Capital and Clean

Conservatives of a certain age may recall a quip from the days in the wilderness, “When you see two pols in conversation, you may assume they are conspiring against the public good.”

The joke had a downside, of course, inasmuch as the paraphrase of the famous line in Adam Smith’s Wealth of Nations did not have a happy end. When public policy “leaders” do ill, they mean to keep it that way.

To many observers, the environmental “movement” was the ultimate public policy castle in Spain. It had something for everybody once the gears kicked in and it got on the perpetual-grievance interest group gravy train. Conservatives muttered darkly when, in an attempt at pre-emptive appeasement, President Nixon created the Environmental Protection Agency. They warned it and a host of energy regulations for the same hippie era would impede sound ecological management and hurt our ability to get affordable energy.

But Americans are a race of problem-solvers, and while we botch the job on a terrible scale sometimes, we do like to think that when something needs fixing, we are up to the task. The last week of September brought an awful stink out of the national swamp, but there was another breeze there — and in other urban centers, notably New York — and this one carried sweeter whiffs.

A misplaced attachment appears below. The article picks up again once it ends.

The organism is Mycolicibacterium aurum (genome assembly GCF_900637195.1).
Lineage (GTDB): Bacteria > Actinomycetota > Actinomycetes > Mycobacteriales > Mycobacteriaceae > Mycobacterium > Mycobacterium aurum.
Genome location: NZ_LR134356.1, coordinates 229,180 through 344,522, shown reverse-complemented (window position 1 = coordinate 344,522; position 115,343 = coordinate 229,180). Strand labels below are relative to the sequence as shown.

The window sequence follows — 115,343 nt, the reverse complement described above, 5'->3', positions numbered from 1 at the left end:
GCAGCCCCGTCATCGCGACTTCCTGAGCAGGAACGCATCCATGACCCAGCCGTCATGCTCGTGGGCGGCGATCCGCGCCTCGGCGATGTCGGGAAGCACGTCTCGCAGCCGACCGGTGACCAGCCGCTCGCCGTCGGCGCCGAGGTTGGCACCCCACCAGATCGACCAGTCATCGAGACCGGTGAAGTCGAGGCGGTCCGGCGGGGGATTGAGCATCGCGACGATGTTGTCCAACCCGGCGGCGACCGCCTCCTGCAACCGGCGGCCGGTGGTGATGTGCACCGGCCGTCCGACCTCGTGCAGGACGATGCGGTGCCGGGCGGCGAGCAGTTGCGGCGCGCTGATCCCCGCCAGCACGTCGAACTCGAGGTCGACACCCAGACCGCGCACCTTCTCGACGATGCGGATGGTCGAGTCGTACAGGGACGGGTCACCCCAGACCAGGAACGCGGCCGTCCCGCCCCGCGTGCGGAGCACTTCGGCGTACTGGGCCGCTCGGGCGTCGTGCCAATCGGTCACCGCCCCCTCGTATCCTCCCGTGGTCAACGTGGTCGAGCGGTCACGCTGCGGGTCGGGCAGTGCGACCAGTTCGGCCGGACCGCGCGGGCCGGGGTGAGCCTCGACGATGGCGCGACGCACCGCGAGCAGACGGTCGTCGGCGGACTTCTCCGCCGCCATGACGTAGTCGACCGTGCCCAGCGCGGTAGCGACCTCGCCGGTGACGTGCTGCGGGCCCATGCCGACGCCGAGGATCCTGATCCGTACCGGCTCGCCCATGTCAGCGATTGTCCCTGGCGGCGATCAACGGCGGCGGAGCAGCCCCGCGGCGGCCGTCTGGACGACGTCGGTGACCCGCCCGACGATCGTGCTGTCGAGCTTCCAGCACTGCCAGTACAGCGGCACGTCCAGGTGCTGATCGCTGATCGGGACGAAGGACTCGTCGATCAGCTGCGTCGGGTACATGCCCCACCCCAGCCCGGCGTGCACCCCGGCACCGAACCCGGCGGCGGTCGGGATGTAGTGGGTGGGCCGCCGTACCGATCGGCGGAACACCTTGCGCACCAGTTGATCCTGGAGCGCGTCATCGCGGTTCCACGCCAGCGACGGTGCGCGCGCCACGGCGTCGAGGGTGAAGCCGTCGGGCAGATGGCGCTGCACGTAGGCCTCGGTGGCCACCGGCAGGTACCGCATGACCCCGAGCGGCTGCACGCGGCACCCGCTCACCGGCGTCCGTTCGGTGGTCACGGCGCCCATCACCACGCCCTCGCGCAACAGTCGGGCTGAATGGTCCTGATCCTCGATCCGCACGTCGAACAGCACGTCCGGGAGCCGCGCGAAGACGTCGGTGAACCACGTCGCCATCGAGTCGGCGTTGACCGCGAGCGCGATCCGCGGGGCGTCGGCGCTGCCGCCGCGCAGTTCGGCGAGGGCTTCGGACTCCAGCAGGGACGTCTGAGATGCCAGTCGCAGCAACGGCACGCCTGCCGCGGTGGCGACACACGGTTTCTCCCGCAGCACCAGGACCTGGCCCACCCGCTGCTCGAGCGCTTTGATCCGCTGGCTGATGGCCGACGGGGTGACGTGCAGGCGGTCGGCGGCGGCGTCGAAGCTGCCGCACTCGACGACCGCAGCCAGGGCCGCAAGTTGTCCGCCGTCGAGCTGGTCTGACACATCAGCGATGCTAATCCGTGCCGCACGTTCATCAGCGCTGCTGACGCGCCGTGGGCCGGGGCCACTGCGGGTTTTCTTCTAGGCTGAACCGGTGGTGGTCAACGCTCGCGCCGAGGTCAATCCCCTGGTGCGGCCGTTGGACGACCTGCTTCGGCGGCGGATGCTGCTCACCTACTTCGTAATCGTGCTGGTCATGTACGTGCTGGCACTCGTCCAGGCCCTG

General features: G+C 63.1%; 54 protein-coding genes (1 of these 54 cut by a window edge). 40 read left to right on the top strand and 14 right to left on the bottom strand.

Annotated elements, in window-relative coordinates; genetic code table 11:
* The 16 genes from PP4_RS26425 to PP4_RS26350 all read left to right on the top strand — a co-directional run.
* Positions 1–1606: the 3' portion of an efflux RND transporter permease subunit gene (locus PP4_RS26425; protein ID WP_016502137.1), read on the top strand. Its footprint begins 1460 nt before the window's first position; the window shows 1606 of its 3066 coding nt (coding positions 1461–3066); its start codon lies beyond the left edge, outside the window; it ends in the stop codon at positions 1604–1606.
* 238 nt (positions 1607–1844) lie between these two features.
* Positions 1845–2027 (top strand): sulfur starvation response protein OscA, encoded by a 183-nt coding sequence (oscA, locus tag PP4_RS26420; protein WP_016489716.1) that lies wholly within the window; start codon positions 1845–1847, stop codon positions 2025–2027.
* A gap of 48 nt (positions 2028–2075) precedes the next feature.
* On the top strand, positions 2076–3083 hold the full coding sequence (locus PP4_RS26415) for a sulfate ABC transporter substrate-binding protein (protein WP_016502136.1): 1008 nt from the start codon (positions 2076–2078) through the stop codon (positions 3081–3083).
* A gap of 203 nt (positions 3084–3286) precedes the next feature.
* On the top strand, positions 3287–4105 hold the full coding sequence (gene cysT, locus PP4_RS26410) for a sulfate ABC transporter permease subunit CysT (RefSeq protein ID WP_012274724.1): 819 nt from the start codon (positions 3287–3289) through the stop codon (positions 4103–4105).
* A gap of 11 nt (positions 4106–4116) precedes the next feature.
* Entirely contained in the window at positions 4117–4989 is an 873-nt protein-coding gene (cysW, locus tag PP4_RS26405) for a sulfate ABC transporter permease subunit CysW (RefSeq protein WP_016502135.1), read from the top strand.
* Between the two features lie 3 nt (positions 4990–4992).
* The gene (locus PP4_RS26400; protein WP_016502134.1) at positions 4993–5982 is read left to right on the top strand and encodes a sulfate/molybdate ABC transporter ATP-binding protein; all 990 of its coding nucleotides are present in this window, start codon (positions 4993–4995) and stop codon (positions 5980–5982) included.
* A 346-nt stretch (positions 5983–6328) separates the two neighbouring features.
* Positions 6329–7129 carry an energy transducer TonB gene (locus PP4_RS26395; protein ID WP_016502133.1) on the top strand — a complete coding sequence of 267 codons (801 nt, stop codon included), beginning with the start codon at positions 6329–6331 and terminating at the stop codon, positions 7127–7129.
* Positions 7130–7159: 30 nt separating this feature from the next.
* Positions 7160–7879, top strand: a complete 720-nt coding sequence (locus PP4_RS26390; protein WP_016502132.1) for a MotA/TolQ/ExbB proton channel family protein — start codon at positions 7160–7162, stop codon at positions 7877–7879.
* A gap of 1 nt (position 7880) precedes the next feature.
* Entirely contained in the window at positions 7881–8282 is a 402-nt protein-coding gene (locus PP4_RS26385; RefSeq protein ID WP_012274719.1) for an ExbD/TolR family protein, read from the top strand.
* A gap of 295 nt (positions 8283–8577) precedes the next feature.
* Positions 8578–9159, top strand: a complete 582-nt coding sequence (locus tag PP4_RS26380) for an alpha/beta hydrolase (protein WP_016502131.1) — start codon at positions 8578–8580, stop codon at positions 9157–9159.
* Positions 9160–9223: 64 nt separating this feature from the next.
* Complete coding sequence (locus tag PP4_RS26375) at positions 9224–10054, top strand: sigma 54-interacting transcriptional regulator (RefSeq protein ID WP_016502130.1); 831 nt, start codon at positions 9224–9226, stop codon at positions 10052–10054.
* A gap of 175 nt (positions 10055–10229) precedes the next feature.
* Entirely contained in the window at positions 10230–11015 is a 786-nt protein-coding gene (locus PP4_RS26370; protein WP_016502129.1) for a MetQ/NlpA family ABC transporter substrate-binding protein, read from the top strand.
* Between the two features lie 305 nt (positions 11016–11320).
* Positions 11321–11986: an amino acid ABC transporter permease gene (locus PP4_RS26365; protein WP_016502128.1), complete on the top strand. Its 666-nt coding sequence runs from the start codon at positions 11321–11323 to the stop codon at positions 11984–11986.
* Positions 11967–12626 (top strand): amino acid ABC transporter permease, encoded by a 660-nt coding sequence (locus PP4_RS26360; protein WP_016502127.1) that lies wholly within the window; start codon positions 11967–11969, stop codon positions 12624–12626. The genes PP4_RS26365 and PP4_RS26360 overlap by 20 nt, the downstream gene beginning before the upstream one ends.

The message: notwithstanding the roadblocks and hassles created by the administrative state since Mr. Nixon questionable gesture to the tree-huggers, America has maintained its lead in the development of technology for getting and using clean and abundant and relatively cheap energy. We should be, and in fact are, a model to the world in this regard. Our energy and environmental sectors are job-creators.

We owe this to risk-taking innovators and entrepreneurs, and they owe their successes — and failures, certainly — to free market capitalism. Even with a business tycoon as chief executive, this is worth keeping in mind because in the shadow of success lurk denigration and despair.

The fact, of course, is that the major ecological disasters of recent times are all due to the absence of rule-of-law-based capitalism. The destruction of the Brazilian rain forest, the notorious Aswan dam horror, the disappearance of the Aral Sea, very likely the desertification of the Sahara — all came about in gangster or corrupt statist countries. By contrast, and here Mr. Nixon deserves credit he will never receive, Americans have clean lakes and coastlines in abundance, our natural treasures are the envy of the world, our water is clean, our air pure. Do we exaggerate? Of course we exaggerate. Just ask yourself this, however: where in the world beyond our shores is it safer to drink the water and breathe the air than in your home town?

To salute national clean air week, the newly formed clean capitalist coalition held day long meetings in Washington and New York, about one part short lectures by policy makers and four-parts panel discussions by energy sector observers and critics. There was only one area of agreement, but it was perhaps the only one that mattered: if we want to insure our energy needs and we also want to keep our environment clean, we cannot dispense with free enterprise capitalism.

On the contrary, the maligned old system must be left unshackled to do its damnedest. That was the consensus, and it was a breath of fresh air in a week of nauseous winds coming from the political corridors just blocks away.